How did we reach the point where the government is promoting a dreadful fuel that gets worse fuel economy than gasoline or diesel, drives up food prices, damages car engines and has unintended environmental consequences?
The Renewable Fuel Standard has come to symbolize everything that is wrong with government-imposed mandates. It is causing more harm than good and should be scrapped.
For years, ethanol was promoted as a renewable, homegrown alternative to gasoline, a way to reduce tailpipe emissions and dependence on imported oil.
In 2007, as part of the Energy Independence and Security Act, Congress adopted the Renewable Fuel Standard, requiring refiners to blend 13.8 billion gallons of ethanol into gasoline by 2013 and up to 36 billion gallons by 2022. This mandate, however, has become completely unworkable and unnecessary.
Quite simply, ethanol is not the panacea that its promoters claim it is. Let’s start with the fact that the biofuels industry is actually burning large amounts of gasoline to produce ethanol – and the ethanol contains less energy than the gasoline consumed to produce it.
Next consider tailpipe emissions. One of the myths about the ethanol mix – called E10, which is 10 percent ethanol and 90 percent gasoline – is that it burns cleaner than gasoline. But ethanol has 27 percent lower fuel economy than gasoline on an energy-equivalent basis, hence consumers have to purchase more fuel to drive the same distances.
One of the unintended consequences of ethanol’s poorer mileage is higher than expected releases of greenhouse gases into the atmosphere.
Another ethanol problem: Since the mandate took effect, fuel consumption has dropped dramatically, largely due to increased fuel efficiency in new vehicles, and therefore less biofuel is needed.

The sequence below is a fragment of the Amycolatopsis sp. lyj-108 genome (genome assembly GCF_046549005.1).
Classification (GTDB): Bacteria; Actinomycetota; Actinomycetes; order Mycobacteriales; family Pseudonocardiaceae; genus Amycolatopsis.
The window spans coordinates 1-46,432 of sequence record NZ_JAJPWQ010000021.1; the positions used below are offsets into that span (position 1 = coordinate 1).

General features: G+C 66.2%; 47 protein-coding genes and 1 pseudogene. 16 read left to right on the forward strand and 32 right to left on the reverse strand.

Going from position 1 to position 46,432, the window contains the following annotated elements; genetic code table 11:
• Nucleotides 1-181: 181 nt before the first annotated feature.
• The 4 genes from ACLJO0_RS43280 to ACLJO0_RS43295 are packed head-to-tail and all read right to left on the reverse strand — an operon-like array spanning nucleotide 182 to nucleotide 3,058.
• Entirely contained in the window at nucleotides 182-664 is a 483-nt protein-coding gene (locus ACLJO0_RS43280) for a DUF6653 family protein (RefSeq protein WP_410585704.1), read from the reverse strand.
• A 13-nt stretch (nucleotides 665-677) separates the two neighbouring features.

Average fuel economy in new cars and trucks has increased to 24.9 miles per gallon, according to a study released in September by the University of Michigan.
That’s nearly 5 miles per gallon better than the fuel economy of 20.1 mpg recorded in 2007, and under new government standards for corporate average fuel economy (CAFE), automakers have agreed to a fleetwide average of 35.5 mpg by 2016, and 54.5 mpg by 2025.
The fuel economy of new cars almost certainly will increase dramatically in the next few years with the expected sales surge in new high-performing, super-clean diesel cars and SUVs. Diesels make up about 50 percent of European sales, but account for only about 3 percent of new vehicle sales in America.
But new U.S. registrations of diesel cars and SUVs are expected to reach double figures as a new breed of extraordinarily powerful diesels, capable of up to 700 miles between fill-ups, moves into showrooms this fall.
The diesel resurgence here is good timing because the 30 percent fuel-efficiency advantage of diesel over gasoline means the new diesels on the road will reduce demand for petroleum and reduce emissions of greenhouse gases.
What’s more, gasoline itself has changed for the better. For one thing, it contains substantially less sulfur than it once did, and it will contain even less in the near future.
U.S. refiners have lowered gasoline sulfur nearly 90 percent since 2004, and are gearing up to produce even lower-sulfur gasoline to comply with a new air-quality standard that the Environmental Protection Agency proposed earlier this year.
Over the years, the ethanol lobby has claimed that ethanol would help America achieve energy independence. But that argument has completely fallen apart, as evidenced by the dramatic surge in domestic oil production due to deepwater drilling and the shale revolution.
U.S. oil production reached a 24-year high in October, and our nation’s dependence on imported oil continues to decline.
America is paying a huge price for ethanol, an inferior fuel that’s no match for gasoline or diesel and is only benefiting a small set of special interests. Congress should repeal the Renewable Fuel Standard, a mandate that never should have been adopted in the first place.
Mark J. Perry is a professor of business and economics at the Flint campus of the University of Michigan and a scholar at the American Enterprise Institute.